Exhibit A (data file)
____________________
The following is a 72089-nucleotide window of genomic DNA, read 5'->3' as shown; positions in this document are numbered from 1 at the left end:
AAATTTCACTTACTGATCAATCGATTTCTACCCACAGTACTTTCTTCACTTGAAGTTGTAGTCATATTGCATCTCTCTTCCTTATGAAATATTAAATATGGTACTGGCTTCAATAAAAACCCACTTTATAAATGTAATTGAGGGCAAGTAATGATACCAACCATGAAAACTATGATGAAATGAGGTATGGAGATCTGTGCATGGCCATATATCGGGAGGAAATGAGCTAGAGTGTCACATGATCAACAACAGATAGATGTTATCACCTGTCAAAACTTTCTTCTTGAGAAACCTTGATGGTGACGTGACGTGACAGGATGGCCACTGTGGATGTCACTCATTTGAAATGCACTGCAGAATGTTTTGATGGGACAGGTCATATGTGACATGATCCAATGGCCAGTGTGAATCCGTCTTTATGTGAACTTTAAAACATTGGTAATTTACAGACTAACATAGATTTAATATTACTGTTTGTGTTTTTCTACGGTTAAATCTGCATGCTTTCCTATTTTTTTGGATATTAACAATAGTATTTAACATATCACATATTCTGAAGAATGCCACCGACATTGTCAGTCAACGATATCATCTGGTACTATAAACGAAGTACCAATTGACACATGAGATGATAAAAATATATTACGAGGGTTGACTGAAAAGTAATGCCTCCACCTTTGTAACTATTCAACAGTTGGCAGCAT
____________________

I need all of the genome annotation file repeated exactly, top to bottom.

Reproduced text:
The following is a 72089-nucleotide window of genomic DNA, read 5'->3' as shown; positions in this document are numbered from 1 at the left end:
AAATTTCACTTACTGATCAATCGATTTCTACCCACAGTACTTTCTTCACTTGAAGTTGTAGTCATATTGCATCTCTCTTCCTTATGAAATATTAAATATGGTACTGGCTTCAATAAAAACCCACTTTATAAATGTAATTGAGGGCAAGTAATGATACCAACCATGAAAACTATGATGAAATGAGGTATGGAGATCTGTGCATGGCCATATATCGGGAGGAAATGAGCTAGAGTGTCACATGATCAACAACAGATAGATGTTATCACCTGTCAAAACTTTCTTCTTGAGAAACCTTGATGGTGACGTGACGTGACAGGATGGCCACTGTGGATGTCACTCATTTGAAATGCACTGCAGAATGTTTTGATGGGACAGGTCATATGTGACATGATCCAATGGCCAGTGTGAATCCGTCTTTATGTGAACTTTAAAACATTGGTAATTTACAGACTAACATAGATTTAATATTACTGTTTGTGTTTTTCTACGGTTAAATCTGCATGCTTTCCTATTTTTTTGGATATTAACAATAGTATTTAACATATCACATATTCTGAAGAATGCCACCGACATTGTCAGTCAACGATATCATCTGGTACTATAAACGAAGTACCAATTGACACATGAGATGATAAAAATATATTACGAGGGTTGACTGAAAAGTAATGCCTCCACCTTTGTAACTATTCAACAGTTGGCAGCAT